Judging an athlete’s overall ability by one penalty is foolish – as is assessing someone’s character based on a couple of mistakes. Find yourself screaming: “you’re an idiot for doing that!” or “you obviously don’t care about us!” and you will eventually come to regret these statements.

Therapists categorize the above outburst examples as Stage-three conflict. They are like fumbling during the Super Bowl: they’re tough to forgive and even harder to forget. These attacks can easily create emotional scarring that permanently damages relationship dynamics. These flare-ups also say a lot about you – why would you choose to be in a relationship with someone you feel is so profoundly flawed?

The next time you disagree with your significant other, remember the qualities that made you commit to your relationship in the first place. Noted psychologist Carl Rogers coined the term “Unconditional Positive Regard” to describe conscious support and acceptance despite your partner’s occasional mistakes or lapses.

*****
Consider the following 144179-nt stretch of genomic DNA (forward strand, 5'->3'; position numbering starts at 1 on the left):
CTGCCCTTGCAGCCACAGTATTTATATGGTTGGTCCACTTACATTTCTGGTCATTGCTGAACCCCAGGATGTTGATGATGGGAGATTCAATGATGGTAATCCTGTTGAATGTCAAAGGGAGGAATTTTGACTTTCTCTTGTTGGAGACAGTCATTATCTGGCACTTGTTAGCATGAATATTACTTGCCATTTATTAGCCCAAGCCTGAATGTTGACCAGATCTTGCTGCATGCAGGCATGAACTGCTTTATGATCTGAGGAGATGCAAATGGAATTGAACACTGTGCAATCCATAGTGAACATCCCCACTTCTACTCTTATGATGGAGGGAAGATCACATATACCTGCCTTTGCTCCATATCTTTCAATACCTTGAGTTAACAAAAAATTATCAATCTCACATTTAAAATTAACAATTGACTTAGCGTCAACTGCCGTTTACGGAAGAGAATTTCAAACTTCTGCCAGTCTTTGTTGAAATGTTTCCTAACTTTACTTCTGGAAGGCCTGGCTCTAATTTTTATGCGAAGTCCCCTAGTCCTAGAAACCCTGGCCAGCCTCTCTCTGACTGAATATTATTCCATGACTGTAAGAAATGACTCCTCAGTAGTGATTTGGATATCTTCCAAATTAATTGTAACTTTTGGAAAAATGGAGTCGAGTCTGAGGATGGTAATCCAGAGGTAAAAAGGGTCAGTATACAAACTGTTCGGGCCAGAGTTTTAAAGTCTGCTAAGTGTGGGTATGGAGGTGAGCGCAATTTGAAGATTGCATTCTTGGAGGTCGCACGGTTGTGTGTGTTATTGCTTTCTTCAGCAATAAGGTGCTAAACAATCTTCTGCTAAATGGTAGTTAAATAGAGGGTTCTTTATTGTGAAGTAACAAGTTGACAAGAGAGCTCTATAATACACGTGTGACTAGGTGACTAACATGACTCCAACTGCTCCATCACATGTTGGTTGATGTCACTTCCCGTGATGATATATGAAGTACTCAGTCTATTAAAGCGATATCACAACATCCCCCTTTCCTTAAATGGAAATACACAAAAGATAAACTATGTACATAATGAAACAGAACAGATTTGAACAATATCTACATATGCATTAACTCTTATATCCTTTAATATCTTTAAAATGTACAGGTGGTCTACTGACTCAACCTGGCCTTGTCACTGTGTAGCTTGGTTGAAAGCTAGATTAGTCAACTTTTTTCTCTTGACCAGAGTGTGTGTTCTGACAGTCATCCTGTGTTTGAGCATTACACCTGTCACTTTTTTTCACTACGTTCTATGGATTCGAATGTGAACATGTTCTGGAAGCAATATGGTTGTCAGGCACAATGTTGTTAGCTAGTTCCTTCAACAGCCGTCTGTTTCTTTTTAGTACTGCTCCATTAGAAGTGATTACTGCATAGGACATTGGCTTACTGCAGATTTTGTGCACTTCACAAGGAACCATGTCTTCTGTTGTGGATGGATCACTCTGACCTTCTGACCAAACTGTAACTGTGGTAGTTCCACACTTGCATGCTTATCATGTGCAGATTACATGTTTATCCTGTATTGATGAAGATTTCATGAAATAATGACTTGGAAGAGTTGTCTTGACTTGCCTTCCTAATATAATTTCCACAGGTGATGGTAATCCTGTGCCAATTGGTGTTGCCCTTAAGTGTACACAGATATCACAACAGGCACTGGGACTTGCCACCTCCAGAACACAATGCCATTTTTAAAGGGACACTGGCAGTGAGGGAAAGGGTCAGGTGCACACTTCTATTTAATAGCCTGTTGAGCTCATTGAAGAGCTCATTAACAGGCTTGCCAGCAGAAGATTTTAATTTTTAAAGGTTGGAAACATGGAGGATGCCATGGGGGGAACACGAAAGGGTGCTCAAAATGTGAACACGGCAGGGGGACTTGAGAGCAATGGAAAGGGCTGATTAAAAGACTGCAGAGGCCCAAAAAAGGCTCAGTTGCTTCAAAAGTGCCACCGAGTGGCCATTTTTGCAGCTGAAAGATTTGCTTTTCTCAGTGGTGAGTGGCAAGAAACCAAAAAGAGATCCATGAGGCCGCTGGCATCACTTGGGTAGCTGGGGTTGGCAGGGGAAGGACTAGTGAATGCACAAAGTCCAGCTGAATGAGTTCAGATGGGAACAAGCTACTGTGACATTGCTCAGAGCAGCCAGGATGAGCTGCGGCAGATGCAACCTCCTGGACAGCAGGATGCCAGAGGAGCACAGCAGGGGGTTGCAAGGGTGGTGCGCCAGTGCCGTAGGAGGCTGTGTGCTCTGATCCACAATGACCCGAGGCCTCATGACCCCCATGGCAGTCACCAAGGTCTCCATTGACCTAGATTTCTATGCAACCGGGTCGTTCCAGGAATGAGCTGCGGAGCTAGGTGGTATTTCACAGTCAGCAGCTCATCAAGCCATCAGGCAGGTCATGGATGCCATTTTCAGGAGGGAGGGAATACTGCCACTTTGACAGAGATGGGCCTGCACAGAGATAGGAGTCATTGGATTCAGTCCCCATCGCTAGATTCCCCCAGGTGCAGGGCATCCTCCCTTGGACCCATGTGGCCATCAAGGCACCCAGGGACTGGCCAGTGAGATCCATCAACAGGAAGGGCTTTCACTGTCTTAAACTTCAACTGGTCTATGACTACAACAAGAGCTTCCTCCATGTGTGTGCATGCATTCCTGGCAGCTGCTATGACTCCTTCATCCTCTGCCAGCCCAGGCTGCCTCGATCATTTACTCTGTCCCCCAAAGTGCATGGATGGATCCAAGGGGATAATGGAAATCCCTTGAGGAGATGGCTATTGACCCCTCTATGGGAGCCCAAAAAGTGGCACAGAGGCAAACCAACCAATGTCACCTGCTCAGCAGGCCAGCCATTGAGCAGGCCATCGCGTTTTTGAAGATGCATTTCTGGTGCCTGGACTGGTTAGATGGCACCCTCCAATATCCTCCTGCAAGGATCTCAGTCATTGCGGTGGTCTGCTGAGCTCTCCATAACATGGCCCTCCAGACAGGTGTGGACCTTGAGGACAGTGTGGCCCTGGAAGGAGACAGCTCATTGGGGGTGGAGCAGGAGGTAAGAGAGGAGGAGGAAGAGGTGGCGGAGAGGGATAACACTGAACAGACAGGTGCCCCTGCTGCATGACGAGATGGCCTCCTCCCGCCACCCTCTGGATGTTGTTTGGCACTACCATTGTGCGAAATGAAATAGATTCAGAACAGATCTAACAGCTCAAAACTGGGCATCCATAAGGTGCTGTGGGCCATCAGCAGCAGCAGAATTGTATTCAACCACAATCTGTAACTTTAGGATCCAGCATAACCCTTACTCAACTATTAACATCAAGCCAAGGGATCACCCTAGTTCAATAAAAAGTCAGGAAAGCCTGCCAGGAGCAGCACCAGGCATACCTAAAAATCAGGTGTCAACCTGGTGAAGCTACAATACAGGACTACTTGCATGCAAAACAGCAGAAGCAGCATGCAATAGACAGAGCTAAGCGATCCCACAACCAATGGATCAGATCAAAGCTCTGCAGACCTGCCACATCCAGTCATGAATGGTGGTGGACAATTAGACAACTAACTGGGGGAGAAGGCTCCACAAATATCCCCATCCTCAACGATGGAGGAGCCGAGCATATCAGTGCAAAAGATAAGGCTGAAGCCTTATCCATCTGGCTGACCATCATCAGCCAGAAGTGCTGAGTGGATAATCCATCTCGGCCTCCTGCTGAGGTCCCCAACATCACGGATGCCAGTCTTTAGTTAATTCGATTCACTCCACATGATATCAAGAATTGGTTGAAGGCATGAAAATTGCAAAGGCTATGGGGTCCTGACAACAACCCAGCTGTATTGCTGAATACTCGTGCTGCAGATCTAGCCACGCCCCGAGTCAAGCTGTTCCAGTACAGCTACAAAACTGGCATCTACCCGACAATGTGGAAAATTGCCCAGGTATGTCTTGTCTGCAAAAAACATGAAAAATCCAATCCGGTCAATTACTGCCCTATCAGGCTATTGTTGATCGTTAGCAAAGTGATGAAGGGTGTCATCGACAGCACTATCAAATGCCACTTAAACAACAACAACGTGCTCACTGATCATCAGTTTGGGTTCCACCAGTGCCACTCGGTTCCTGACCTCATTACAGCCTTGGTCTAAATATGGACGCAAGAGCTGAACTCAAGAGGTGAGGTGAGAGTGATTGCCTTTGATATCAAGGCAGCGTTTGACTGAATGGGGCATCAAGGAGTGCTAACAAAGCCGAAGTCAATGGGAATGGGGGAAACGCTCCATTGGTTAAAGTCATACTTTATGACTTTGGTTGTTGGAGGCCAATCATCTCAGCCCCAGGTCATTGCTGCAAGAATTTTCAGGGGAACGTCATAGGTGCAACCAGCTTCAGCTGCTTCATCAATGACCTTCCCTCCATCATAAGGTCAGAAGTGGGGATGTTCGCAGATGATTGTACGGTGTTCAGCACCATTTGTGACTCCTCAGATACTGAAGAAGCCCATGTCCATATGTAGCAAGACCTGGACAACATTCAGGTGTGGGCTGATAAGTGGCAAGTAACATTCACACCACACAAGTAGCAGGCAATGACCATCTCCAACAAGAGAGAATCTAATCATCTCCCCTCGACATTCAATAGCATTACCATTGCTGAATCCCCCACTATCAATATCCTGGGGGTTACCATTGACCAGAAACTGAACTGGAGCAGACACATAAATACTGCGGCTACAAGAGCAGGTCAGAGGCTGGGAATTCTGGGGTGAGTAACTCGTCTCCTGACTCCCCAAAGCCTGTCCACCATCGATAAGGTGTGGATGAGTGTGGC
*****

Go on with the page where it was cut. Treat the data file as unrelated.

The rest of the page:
Partners who fight fairly focus their complaints on behavior. “I disagree with what you did” or “when this happened, I felt overlooked by you” is fair game – character assassination is not.

Strategy Five: Use I Statements.

An I Statement is a way to communicate your feelings while simultaneously taking responsibility for them. This intervention’s effectiveness lies in its thoughtful and non-judgmental approach. I often tell couples: if you never want to argue again, use I Statements!

There are four steps to an I Statement:

1.) Notice your emotional response and the circumstance that’s triggering it.

2.) Convey how this event is making you feel.

3.) Invite your partner to share how he or she feels about the way you’re feeling.

4.) Describe the exact behavior that would help you resolve your struggle.

Example: Sally notices that Tom is under-representing his earnings on their joint tax return: